Adyghe Habze

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Adyghe Habze or Circassian Habze (Adyghe: Адыгэ Хабзэ /adəɣa xaːbza/), alternatively spelled Khabze, Khabza, or Xabze, also called Habzism,[1] is[2] the philosophy and worldview of the Adyghe people (called Circassians in English), an ethnic group of North Pontic stock native to historical Circassia (modern-day Russia's European federal subjects of Adygea, Kabardino-Balkaria, Karachay-Cherkessia, Krasnodar Krai, and Stavropol Krai). The native philosophy was influenced by Hellenic religion and philosophy.

The belief system takes its name from the Circassian epic Nart Saga, originally orally transmitted, which has heavily contributed to the shaping of Adyghe values over the centuries, although historically Christianised and Islamised, the period of the Soviet Union contributed to a severe weakening of religions in the area, especially among the Circassians. During this time and after the fall of the Soviet regime, the revival of Habzist worldview was supported by Adyghe intellectuals, as part of a rise in nationalism and cultural identity in the 1990s[3] and, more recently as a thwarting force against Wahhabism and other Islamic fundamentalism.[4]

The movement has developed a following especially in Karachay-Cherkessia (12%) and Kabardino-Balkaria (3%), according to 2012 statistics.[5] Practitioners and advocates have faced radical Islamist persecution.

On 29 December 2010, a prominent Kabard-Circassian ethnographer and Habze advocate, Arsen Tsipinov,[6] was murdered by Islamist radical non-Circassians who had accused him of mushrik (idolatrous disbelief in Islamic monotheism) and months earlier threatened him and others they accused as idolaters and munafiqun ("hypocrites" who are said are outwardly Muslims but secretly unsympathetic to the cause of Islam) to stop "reviving" and diffusing the rituals of the original Circassian pre-Islamic faith.[7][8]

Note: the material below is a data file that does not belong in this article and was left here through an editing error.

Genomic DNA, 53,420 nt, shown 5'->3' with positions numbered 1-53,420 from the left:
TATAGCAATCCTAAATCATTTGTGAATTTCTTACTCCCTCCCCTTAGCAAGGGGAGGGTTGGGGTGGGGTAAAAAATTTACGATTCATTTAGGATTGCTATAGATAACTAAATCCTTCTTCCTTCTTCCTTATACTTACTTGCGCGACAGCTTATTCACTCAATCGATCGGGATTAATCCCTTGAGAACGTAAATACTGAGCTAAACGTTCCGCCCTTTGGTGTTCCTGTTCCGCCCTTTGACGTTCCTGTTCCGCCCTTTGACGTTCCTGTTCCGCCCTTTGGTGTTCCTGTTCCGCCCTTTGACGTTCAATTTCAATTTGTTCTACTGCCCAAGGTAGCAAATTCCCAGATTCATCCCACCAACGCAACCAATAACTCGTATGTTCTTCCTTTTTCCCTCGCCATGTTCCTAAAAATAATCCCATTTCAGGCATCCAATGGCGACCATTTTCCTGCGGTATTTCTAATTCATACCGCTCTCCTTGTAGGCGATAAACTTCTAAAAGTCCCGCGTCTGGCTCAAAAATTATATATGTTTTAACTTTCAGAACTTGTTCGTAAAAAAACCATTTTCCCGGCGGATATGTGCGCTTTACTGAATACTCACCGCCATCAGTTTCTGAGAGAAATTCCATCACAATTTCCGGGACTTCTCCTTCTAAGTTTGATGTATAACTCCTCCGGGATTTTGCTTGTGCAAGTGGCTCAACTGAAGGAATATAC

Etymology[edit]

"Habze" (Хабзэ) is an Abkhazian compound made up from хы "khy", meaning "vast" or "universe", and бзэ "bze", meaning "speech", "word", "language".[9] Thus, its meaning is roughly "language of the universe" or "word of the cosmos", comparable to the concept of Dharma.

Beliefs[edit]

An important element is the belief in the soul (psa) of the ancestors, who have the ability to observe and evaluate the affairs of their offsprings,[2] the concept of physical pain or pleasure in the Hereafter (Hedryhe) is absent: the soul is granted spiritual satisfaction or remorse for one's chosen path in life in front of himself and his ancestors.[2]

Therefore, the goal of man's earthly existence is the perfection of the soul, which corresponds to the maintenance of honour (nape), manifestation of compassion (guschlegu), gratuitous help (psape), which, along with valour, and bravery of a warrior, enables the human soul to join the soul of the ancestors with a clear conscience (nape huzhkle).[2] The souls of the ancestors require commemoration: funeral feasts are arranged (hedeus) and sacrifice or memorial meal preparations (zheryme) are practiced and distributed for the remembrance of the dead souls.[2]

See also[edit]

References[edit]

  1. ^ «Хабзисты». Кто они?
  2. ^ a b c d e Khabze.info. Khabze: the religious system of Circassians.
  3. ^ Paul Golbe. Window on Eurasia: Circassians Caught Between Two Globalizing "Mill Stones", Russian Commentator Says. On Windows on Eurasia, January 2013.
  4. ^ Авраам Шмулевич. Хабзэ против Ислама. Промежуточный манифест.
  5. ^ Arena - Atlas of Religions and Nationalities in Russia • sreda.org
  6. ^ Central Asia-Caucasus Analyst Archived July 7, 2013, at the Wayback Machine.. Vol. 3, No. 4. 21-03-2011. p.4
  7. ^ North Caucasus Insurgency Admits Killing Circassian Ethnographer. Caucasus Report, 2010. Retrieved 24-09-2012.
  8. ^ Valery Dzutsev. High-profile Murders in Kabardino-Balkaria Underscore the Government’s Inability to Control Situation in the Republic. Eurasia Daily Monitor, volume 8, issue 1, 2011. Retrieved 24-09-2012.
  9. ^ Khabze.info. What is Khabze?

Bibliography[edit]

External links[edit]